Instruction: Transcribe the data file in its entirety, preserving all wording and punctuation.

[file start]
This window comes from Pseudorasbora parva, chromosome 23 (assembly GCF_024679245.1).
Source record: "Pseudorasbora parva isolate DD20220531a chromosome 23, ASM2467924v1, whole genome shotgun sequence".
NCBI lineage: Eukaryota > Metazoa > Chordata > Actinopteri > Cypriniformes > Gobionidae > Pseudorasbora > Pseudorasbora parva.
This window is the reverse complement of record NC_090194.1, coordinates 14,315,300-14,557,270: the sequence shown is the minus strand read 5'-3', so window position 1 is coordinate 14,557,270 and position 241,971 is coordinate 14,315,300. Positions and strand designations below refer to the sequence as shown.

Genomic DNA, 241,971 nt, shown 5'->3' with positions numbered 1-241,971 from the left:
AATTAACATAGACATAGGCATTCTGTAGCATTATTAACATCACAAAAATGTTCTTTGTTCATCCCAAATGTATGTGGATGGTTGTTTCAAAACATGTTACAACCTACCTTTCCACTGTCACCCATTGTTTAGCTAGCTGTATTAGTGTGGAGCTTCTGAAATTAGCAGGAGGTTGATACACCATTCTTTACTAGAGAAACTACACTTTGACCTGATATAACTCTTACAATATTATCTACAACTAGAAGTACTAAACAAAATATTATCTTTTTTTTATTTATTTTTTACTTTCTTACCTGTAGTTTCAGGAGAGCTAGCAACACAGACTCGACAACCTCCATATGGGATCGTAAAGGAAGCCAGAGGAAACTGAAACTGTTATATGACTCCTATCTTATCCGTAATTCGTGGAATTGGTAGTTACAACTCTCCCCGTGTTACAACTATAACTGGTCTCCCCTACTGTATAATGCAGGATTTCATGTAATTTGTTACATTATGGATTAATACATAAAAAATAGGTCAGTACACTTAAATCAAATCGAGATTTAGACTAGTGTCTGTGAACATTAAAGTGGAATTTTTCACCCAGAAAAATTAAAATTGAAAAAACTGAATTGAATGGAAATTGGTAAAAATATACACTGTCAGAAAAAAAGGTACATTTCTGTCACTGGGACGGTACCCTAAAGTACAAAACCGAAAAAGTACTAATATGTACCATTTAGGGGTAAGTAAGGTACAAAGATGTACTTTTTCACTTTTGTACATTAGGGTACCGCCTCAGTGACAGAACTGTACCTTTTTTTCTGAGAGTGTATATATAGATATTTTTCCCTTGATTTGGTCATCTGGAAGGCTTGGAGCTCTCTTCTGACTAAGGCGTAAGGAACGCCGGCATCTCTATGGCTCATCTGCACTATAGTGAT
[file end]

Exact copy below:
This window comes from Pseudorasbora parva, chromosome 23 (assembly GCF_024679245.1).
Source record: "Pseudorasbora parva isolate DD20220531a chromosome 23, ASM2467924v1, whole genome shotgun sequence".
NCBI lineage: Eukaryota > Metazoa > Chordata > Actinopteri > Cypriniformes > Gobionidae > Pseudorasbora > Pseudorasbora parva.
This window is the reverse complement of record NC_090194.1, coordinates 14,315,300-14,557,270: the sequence shown is the minus strand read 5'-3', so window position 1 is coordinate 14,557,270 and position 241,971 is coordinate 14,315,300. Positions and strand designations below refer to the sequence as shown.

Genomic DNA, 241,971 nt, shown 5'->3' with positions numbered 1-241,971 from the left:
AATTAACATAGACATAGGCATTCTGTAGCATTATTAACATCACAAAAATGTTCTTTGTTCATCCCAAATGTATGTGGATGGTTGTTTCAAAACATGTTACAACCTACCTTTCCACTGTCACCCATTGTTTAGCTAGCTGTATTAGTGTGGAGCTTCTGAAATTAGCAGGAGGTTGATACACCATTCTTTACTAGAGAAACTACACTTTGACCTGATATAACTCTTACAATATTATCTACAACTAGAAGTACTAAACAAAATATTATCTTTTTTTTATTTATTTTTTACTTTCTTACCTGTAGTTTCAGGAGAGCTAGCAACACAGACTCGACAACCTCCATATGGGATCGTAAAGGAAGCCAGAGGAAACTGAAACTGTTATATGACTCCTATCTTATCCGTAATTCGTGGAATTGGTAGTTACAACTCTCCCCGTGTTACAACTATAACTGGTCTCCCCTACTGTATAATGCAGGATTTCATGTAATTTGTTACATTATGGATTAATACATAAAAAATAGGTCAGTACACTTAAATCAAATCGAGATTTAGACTAGTGTCTGTGAACATTAAAGTGGAATTTTTCACCCAGAAAAATTAAAATTGAAAAAACTGAATTGAATGGAAATTGGTAAAAATATACACTGTCAGAAAAAAAGGTACATTTCTGTCACTGGGACGGTACCCTAAAGTACAAAACCGAAAAAGTACTAATATGTACCATTTAGGGGTAAGTAAGGTACAAAGATGTACTTTTTCACTTTTGTACATTAGGGTACCGCCTCAGTGACAGAACTGTACCTTTTTTTCTGAGAGTGTATATATAGATATTTTTCCCTTGATTTGGTCATCTGGAAGGCTTGGAGCTCTCTTCTGACTAAGGCGTAAGGAACGCCGGCATCTCTATGGCTCATCTGCACTATAGTGAT